DGS: Whenever you put a new gene into a food, either through traditional breeding or genetic engineering, there are at least two major concerns. One is whether the new genes or proteins might produce toxins—that is, anything that can cause harm in the short or long term. The other concern is whether the new gene might produce a protein that triggers an allergic reaction in a person who eats the food.
Q: Have new allergens ended up in a genetically engineered crop? GJ: Yes. It happened when scientists unwittingly transferred an allergen from brazil nuts to soybean plants. But a routine test detected the allergen, and the soy was never marketed. That just underscores why it’s so important that the government require companies to test genetically engineered foods for new allergens.
Q: How good is that testing? DGS: It could be better. Unless we’re dealing with known allergens, like the one in the brazil nut, there’s no way to be absolutely sure if a protein will or won’t trigger an allergic reaction until a lot of people eat it. What the Food and Drug Administration or Environmental Protection Agency should do is require companies to test every newly introduced protein to see if it resembles known food allergens.
That’s what happened with the infamous StarLink corn, which contains a gene taken from a bacterium. The gene produces a protein called Cry9C, which kills a major pest called the corn borer. So it looked promising to farmers. But because Cry9C passes through the digestive tract intact, it also looked like a potential allergen to the EPA, which approved its use only in animal feed. StarLink corn was never meant to be eaten by humans.
Q: So how did it get into taco shells and other foods? GJ: Aventis, the company that created StarLink corn, didn’t make sure that farmers and grain processors abided by government rules to keep StarLink separate from other strains of corn. As a result, tiny amounts of StarLink ended up in dozens of foods, and at least 44 people reported suffering possible allergic reactions after eating them.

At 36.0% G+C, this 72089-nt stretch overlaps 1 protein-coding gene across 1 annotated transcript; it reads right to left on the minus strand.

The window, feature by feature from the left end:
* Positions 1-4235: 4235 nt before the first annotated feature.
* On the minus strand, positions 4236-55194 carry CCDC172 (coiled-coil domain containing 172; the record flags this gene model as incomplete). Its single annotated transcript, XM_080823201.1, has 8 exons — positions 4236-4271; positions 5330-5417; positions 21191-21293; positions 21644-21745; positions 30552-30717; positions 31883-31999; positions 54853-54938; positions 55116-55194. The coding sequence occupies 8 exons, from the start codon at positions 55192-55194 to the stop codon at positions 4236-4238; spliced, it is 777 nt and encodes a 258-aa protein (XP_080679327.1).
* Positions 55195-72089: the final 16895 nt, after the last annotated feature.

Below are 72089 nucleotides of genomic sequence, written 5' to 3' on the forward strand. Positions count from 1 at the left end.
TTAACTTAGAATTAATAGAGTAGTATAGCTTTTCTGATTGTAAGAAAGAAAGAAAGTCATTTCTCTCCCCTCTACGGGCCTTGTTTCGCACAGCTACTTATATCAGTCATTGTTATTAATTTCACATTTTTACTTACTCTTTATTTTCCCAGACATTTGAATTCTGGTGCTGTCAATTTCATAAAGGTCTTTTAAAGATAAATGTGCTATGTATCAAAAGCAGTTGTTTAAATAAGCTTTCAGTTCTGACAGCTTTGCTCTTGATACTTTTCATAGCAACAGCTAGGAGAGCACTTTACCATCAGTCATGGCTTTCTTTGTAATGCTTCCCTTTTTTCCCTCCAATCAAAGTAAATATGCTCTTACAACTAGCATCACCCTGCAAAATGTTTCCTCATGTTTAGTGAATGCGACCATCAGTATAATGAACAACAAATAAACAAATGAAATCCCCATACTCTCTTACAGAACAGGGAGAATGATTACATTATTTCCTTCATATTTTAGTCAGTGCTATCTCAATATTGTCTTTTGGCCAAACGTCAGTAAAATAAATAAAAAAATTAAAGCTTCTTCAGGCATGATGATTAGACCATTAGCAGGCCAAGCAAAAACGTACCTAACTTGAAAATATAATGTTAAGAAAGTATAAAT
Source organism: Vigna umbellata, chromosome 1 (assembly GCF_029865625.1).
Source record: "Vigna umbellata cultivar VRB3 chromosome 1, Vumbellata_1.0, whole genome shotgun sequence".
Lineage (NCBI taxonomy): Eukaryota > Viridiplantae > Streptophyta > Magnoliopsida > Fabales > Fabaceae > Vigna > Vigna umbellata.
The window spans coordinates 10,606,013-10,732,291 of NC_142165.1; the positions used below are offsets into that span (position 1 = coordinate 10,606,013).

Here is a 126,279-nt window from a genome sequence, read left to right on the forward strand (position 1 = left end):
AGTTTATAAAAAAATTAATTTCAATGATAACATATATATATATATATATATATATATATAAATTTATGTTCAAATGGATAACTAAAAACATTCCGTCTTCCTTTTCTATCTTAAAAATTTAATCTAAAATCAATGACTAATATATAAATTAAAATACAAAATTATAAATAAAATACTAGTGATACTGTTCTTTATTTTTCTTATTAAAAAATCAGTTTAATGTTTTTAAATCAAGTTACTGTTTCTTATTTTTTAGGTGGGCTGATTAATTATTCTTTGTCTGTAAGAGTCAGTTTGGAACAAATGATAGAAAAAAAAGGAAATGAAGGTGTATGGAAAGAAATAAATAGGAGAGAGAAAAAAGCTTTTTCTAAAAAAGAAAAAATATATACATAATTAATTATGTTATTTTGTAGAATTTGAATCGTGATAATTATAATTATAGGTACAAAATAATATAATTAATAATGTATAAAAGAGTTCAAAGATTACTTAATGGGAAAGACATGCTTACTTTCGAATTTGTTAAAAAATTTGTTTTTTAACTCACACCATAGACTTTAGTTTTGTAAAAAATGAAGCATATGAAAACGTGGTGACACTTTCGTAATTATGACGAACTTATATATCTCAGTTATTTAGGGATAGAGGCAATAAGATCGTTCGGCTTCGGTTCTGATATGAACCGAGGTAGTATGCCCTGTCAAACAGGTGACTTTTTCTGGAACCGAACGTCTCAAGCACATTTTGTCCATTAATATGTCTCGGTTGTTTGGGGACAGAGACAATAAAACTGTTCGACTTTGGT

Q: So a genetically engineered food has given us a new allergen? DGS: We’re not sure. When government scientists tested the blood of some of the people who reported allergic reactions, they couldn’t detect any trace of a reaction to Cry9C. But those tests aren’t 100 percent reliable, so we don’t know if the people reacted to Cry9C or not. In any case, the EPA has since decided that from now on it will only approve genetically engineered crops for animals that are also safe for people to eat. As for StarLink, it’s no longer being grown, so it’s rapidly disappearing from the food supply.
Q: Could genetically engineered foods be toxic? DGS: Some could. When a gene is transferred from one organism to another, there’s no way to know which chromosome the gene will end up on, where it will settle on that chromosome, or how it might alter—or be altered by—the genes around it. We need to guard against unexpected toxins in genetically engineered plants because we know it’s happened with traditionally bred plants. Again, that’s why these crops should be tested before we eat them.
Q: Are genetically engineered foods less nutritious than conventional foods? DGS: No. They typically have the same amounts of vitamins, minerals, protein, and other major nutrients as conventional foods. Companies don’t usually test for phytochemicals like lutein or lycopene because they’re not yet considered nutrients. But the FDA should consider changes in key phytochemicals when it decides whether to approve new foods.
Q: If a corn plant were engineered with a gene from a cow, could a vegetarian eat it in good conscience? Or could a steak from a cow that was given a gene from a pig be eaten by an observant Jew or Muslim? GJ: Any genetic scientist would tell you that a corn plant with a gene from a cow hasn’t been tainted by meat, and a cow with a gene from a pig hasn’t been tainted by the pig. But when you’re talking about religious or ethical beliefs, the science doesn’t always rule. So I’d say that those are decisions that every person has to make for him or herself.
source of this http://www.cspinet.org/nah/11_01/index.html#m1